Diabetes tips

3 critical elements that shape a T1D diagnosis

July 16, 2024

Neil Greathouse, widely known as The Betes on social media, is a highly respected and widely recognized personality in the diabetes community. Not only is he a board-certified diabetes educator, but he is also the director of the acclaimed documentary Bike Beyond, which highlights the inspiring journey of an incredible group of individuals with type one diabetes as they cycle across the United States. In addition, he is a talented filmmaker who has made it his mission to share his experience living with type one diabetes on every social media platform available.

Neil's personal journey with type one diabetes began in 1992, when he was diagnosed with the condition after spending four years, seven months, and 11 days in training for the United States Air Force. Although he was discharged from the military as a result of his diagnosis, Neil's doctor reassured him that he could do anything with his life and that type one diabetes should not hold him back. Nevertheless, Neil struggled for years before finally reclaiming ownership of his life and health.

In an episode of the Reclaim Your Rise podcast, Neil reflected back on the aspects of his diagnosis that set him up for what he refers to as “the 7 years of darkness.”

1. Gaps in education from the start

"There are incredible endocrinologists out there. But at the time, what they did is they sent me home and they wrote a sliding scale down on a piece of notebook paper and said, if you're between this and this, take this, this and this.”

Neil's experience highlights importance of having access to proper education when first diagnosed with T1D. There are SO many factors that impact blood sugars, and without that knowledge, newly diagnosed individuals are set up to feel confused, overwhelmed, frustrated, and defeated.

2. Lack of support, relatability, and community”It's been really tricky to find somebody who is in the diabetes and the mental health space, you can find them separate. But I find a lot of us spend most of our time worried about the details of managing type one and we don't really think about the mental health side of it. And that has been very shocking. Most of us don't have a plan for that. Like how do we handle that? Cuz it's going to hit, like, that's just the reality of it. We will have to handle some of those feelings.”

The mental health aspect of T1D is just as important as the blood sugar management aspect, but many people don’t get the support they need and are left feeling isolated and alone with their challenges. We hear from many of the people we work with how good it feels just to talk to someone else who lives with T1D and really "gets it."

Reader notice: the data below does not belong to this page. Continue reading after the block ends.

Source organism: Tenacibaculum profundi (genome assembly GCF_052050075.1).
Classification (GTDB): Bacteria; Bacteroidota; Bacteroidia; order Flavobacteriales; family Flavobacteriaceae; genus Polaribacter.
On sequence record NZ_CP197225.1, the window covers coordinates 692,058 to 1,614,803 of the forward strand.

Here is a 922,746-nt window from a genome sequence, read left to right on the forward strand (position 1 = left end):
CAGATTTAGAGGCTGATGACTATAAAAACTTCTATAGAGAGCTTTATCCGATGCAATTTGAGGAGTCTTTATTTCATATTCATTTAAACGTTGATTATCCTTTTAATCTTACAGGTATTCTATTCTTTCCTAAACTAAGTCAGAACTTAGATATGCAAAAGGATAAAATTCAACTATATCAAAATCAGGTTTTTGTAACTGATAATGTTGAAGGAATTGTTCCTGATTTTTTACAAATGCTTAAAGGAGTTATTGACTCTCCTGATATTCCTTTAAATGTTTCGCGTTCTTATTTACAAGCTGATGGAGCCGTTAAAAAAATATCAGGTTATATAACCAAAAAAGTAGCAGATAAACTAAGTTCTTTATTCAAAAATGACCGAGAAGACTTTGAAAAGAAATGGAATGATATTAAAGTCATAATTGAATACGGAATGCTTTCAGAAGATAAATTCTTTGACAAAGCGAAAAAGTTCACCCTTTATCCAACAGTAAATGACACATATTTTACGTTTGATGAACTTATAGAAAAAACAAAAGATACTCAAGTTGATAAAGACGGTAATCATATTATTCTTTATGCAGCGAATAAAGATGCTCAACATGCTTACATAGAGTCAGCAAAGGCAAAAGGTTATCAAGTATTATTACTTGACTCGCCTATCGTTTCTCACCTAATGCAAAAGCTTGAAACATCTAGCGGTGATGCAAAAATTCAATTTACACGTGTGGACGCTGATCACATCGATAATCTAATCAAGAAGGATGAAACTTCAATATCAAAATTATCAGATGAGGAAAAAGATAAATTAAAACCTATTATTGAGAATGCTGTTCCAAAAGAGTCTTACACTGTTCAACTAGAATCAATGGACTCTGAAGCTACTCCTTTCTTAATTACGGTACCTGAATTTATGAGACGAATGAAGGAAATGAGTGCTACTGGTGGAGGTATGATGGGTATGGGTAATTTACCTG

3. Personal mindset

"I do attribute a lot of the struggle with… maybe I was isolating myself cuz I was a little embarrassed by it. Didn't really understand it. You come back home and you feel like ‘maybe I've failed…’ You know, I was, I was leaving and going on this aviation career and never coming back.I, I was shooting for the sky. I was, I was aiming my sight's much higher and… at some point I think I was just in denial. Like, I'm just being really honest. I just didn't want it, didn't want to address it and thought, ‘I made it this far, I'll just kind of muscle my way through the rest of it.’"

Acceptance of T1D is a root cause that we see in so many coaching clients. You might go through the motions of managing your diabetes, but deep down if you are “muscling your way through it” like Neil did, then you probably haven’t full accepted your diagnosis. And that might be the one thing that’s holding you back from feeling the way you want to feel.

While many of us are told that diabetes won’t hold us back, there are important factors that need to be addressed in order for that to actually be possible. Unfortunately, Neil is not alone in this experience of struggling with T1D. Many people who come through Risely coaching programs have been through their own period darkness while grappling with their T1D diagnosis and the impact it has on their lives. Bottom line: T1D is a multifaceted condition and needs a multifaceted care strategy.
Learn more about our 1:1 coaching programs and apply HERE.

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